Very Good
Very Poor
Overall Structure
Demonstration movies
Appropriateness of exercises
Understandability of code

Table 1. Summary of Formative Evaluation Data


[1] 3D Graphics Programming With QuickDraw 3D (1995), Apple Computer Inc., Addison-Wesley 1995

[2] Alessi, S. M. and Trollip, S. R. (1991) Computer-Based Instruction - Methods and Development 2nd. ed. Prentice hall, Englewood Cliffs, New Jersey

[3] Dewey, J. (1910). How We Think. Boston: Heath.

[4] Dick, W. & Carey, L. (1985) The Systematic Design of Instruction Scott-Foresman, Glenview IL.

[5] Faux, I. D. and Pratt, M. J. (1979) Computational Geometry for Design and Manufacture New York, Wiley & Sons.

[6] Foley J. D., Van Dam A., Feiner S. K., Hughes J. F., Philips R. L. (1993), Introduction to Computer Graphics, New York Addison-Wesley.

[7] Hearn D. and Baker M.P. (1995), Computer Graphics, New Jersey Prentice-Hall.

[8] Laurillard, D. (1993). Rethinking University Teaching. A framework for the effective use of educational technology. London: Routledge.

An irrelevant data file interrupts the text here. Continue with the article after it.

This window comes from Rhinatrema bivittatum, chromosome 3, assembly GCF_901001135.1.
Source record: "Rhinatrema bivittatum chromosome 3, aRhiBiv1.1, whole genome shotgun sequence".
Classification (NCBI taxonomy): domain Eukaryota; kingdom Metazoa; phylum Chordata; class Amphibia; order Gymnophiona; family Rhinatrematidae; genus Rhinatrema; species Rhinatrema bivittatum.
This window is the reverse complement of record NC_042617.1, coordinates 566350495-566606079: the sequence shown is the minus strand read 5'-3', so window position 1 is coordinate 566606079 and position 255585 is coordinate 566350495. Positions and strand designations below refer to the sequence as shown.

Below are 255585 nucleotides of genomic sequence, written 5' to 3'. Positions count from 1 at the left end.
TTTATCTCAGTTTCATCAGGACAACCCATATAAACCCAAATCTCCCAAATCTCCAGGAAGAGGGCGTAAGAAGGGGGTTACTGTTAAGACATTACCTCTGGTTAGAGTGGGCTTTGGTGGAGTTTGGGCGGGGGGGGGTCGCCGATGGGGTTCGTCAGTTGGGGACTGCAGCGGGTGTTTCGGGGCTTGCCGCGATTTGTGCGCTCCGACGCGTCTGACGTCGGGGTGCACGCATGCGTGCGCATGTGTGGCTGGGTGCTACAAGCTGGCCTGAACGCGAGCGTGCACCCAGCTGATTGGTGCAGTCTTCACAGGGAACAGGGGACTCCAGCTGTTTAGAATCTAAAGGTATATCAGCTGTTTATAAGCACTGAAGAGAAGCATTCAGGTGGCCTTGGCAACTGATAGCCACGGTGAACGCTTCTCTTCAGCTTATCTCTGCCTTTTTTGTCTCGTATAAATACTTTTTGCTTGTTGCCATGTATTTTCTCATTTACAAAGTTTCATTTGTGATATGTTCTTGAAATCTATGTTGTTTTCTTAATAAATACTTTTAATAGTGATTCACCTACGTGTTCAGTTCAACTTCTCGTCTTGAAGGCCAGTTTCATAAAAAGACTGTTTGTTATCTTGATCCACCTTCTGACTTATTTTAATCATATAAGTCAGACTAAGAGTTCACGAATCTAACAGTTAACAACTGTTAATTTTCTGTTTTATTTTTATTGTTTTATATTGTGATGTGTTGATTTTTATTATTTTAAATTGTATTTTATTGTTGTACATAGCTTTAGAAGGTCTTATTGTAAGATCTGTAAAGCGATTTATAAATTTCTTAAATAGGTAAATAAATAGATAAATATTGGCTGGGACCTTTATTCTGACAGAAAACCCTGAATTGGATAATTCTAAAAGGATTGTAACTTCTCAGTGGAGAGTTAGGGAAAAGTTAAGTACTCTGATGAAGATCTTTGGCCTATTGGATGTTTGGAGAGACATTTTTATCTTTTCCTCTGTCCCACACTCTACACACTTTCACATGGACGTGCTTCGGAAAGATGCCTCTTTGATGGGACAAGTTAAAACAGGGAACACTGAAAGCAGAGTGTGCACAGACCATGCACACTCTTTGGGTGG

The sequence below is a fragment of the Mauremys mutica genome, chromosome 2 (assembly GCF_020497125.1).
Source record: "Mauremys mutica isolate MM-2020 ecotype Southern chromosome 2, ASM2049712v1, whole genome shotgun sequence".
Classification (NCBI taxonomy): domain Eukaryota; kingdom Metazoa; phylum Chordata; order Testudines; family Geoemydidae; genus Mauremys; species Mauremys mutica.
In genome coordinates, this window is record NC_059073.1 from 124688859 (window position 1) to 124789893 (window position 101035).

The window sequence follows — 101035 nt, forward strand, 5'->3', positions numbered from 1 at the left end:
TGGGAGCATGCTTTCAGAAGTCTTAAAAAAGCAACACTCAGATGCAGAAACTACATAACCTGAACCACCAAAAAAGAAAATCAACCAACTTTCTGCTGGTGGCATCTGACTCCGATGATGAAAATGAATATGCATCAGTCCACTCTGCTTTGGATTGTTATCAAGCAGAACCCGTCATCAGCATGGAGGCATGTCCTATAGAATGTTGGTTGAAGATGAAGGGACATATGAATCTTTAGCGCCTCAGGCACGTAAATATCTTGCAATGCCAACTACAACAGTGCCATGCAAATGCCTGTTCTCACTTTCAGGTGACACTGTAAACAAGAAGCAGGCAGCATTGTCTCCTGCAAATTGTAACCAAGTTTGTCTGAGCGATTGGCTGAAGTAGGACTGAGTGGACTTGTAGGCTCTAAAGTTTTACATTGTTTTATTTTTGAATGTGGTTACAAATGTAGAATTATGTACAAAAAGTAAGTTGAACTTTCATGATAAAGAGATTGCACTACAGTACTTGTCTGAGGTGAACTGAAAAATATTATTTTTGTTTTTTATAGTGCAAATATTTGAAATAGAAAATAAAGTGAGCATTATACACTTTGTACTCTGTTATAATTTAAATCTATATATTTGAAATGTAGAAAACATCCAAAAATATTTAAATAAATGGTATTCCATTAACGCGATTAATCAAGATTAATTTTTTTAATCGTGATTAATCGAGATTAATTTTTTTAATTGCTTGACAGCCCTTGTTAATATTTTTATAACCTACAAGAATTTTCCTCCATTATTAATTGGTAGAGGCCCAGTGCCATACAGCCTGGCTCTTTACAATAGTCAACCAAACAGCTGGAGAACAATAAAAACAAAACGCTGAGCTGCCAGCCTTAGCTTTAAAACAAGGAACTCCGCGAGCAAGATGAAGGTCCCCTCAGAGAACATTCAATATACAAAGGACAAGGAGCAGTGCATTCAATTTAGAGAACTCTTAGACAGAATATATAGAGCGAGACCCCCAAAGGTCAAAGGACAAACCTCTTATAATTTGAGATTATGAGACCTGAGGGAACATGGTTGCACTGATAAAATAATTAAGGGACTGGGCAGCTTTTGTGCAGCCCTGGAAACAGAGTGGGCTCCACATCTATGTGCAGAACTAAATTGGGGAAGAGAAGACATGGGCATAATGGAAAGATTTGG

[9] Laurillard, D. (1994). Multimedia and the Changing Experience of the Learner. Proceedings of APITITE 94, Australian Society for Computers in Learning in Tertiary Education, 19-21.

[10] Ramsden, P. (1992). Learning to Teach in Higher Education. London: Routledge.

[11] Rowe, H. (1993). Learning with Personal Computers. Hawthorn: ACER.

[12] Wills, S. (1994). Beyond Browsing: Making Interactive Multimedia Interactive in Rethinking the Role of Technology in Education, proceedings of Educational Technology 1994, Singapore, Ministry of Education and National Computer Board, May 1994, 59-68.

Internet Addresses for Software Used to Create CGrUB

CodeWarrior Documentation

(supplied on CD with CW)

Apple Developer World

QuickDraw 3D Site

Apple Media Tool Site

QuickTime 2.5

CodeWarrior 8

Apple Media Tool

Color It! 2.3.2

StrataStudioPro Blitz 1.7.5+

MooVer 1.3

(from Info-Mac at

Nisus 3.4

Nisus Software Inc.